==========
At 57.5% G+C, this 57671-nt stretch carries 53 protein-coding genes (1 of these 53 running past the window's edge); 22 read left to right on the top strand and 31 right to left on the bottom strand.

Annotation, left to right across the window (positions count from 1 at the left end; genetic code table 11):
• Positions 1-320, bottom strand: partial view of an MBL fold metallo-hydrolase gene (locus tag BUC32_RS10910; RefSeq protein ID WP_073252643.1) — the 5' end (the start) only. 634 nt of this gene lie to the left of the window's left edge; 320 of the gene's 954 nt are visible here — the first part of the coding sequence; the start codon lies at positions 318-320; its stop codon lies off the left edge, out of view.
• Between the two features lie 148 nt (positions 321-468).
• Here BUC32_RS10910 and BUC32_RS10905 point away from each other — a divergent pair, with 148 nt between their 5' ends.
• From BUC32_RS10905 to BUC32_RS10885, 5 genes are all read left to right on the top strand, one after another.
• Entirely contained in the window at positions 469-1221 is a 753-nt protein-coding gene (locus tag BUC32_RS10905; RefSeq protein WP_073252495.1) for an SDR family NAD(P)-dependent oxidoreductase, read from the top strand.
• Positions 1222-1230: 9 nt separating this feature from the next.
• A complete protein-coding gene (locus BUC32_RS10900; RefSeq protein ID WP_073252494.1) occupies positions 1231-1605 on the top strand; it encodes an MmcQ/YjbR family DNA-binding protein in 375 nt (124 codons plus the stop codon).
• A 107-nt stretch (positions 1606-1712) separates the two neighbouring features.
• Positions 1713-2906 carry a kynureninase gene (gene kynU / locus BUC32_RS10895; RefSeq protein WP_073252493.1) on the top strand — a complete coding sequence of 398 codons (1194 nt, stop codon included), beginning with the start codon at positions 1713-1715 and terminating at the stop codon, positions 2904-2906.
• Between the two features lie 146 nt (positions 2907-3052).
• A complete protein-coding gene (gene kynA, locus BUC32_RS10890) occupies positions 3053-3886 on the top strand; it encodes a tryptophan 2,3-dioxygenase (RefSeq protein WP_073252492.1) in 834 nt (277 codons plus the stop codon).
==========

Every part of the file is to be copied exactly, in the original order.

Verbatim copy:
At 57.5% G+C, this 57671-nt stretch carries 53 protein-coding genes (1 of these 53 running past the window's edge); 22 read left to right on the top strand and 31 right to left on the bottom strand.

Annotation, left to right across the window (positions count from 1 at the left end; genetic code table 11):
• Positions 1-320, bottom strand: partial view of an MBL fold metallo-hydrolase gene (locus tag BUC32_RS10910; RefSeq protein ID WP_073252643.1) — the 5' end (the start) only. 634 nt of this gene lie to the left of the window's left edge; 320 of the gene's 954 nt are visible here — the first part of the coding sequence; the start codon lies at positions 318-320; its stop codon lies off the left edge, out of view.
• Between the two features lie 148 nt (positions 321-468).
• Here BUC32_RS10910 and BUC32_RS10905 point away from each other — a divergent pair, with 148 nt between their 5' ends.
• From BUC32_RS10905 to BUC32_RS10885, 5 genes are all read left to right on the top strand, one after another.
• Entirely contained in the window at positions 469-1221 is a 753-nt protein-coding gene (locus tag BUC32_RS10905; RefSeq protein WP_073252495.1) for an SDR family NAD(P)-dependent oxidoreductase, read from the top strand.
• Positions 1222-1230: 9 nt separating this feature from the next.
• A complete protein-coding gene (locus BUC32_RS10900; RefSeq protein ID WP_073252494.1) occupies positions 1231-1605 on the top strand; it encodes an MmcQ/YjbR family DNA-binding protein in 375 nt (124 codons plus the stop codon).
• A 107-nt stretch (positions 1606-1712) separates the two neighbouring features.
• Positions 1713-2906 carry a kynureninase gene (gene kynU / locus BUC32_RS10895; RefSeq protein WP_073252493.1) on the top strand — a complete coding sequence of 398 codons (1194 nt, stop codon included), beginning with the start codon at positions 1713-1715 and terminating at the stop codon, positions 2904-2906.
• Between the two features lie 146 nt (positions 2907-3052).
• A complete protein-coding gene (gene kynA, locus BUC32_RS10890) occupies positions 3053-3886 on the top strand; it encodes a tryptophan 2,3-dioxygenase (RefSeq protein WP_073252492.1) in 834 nt (277 codons plus the stop codon).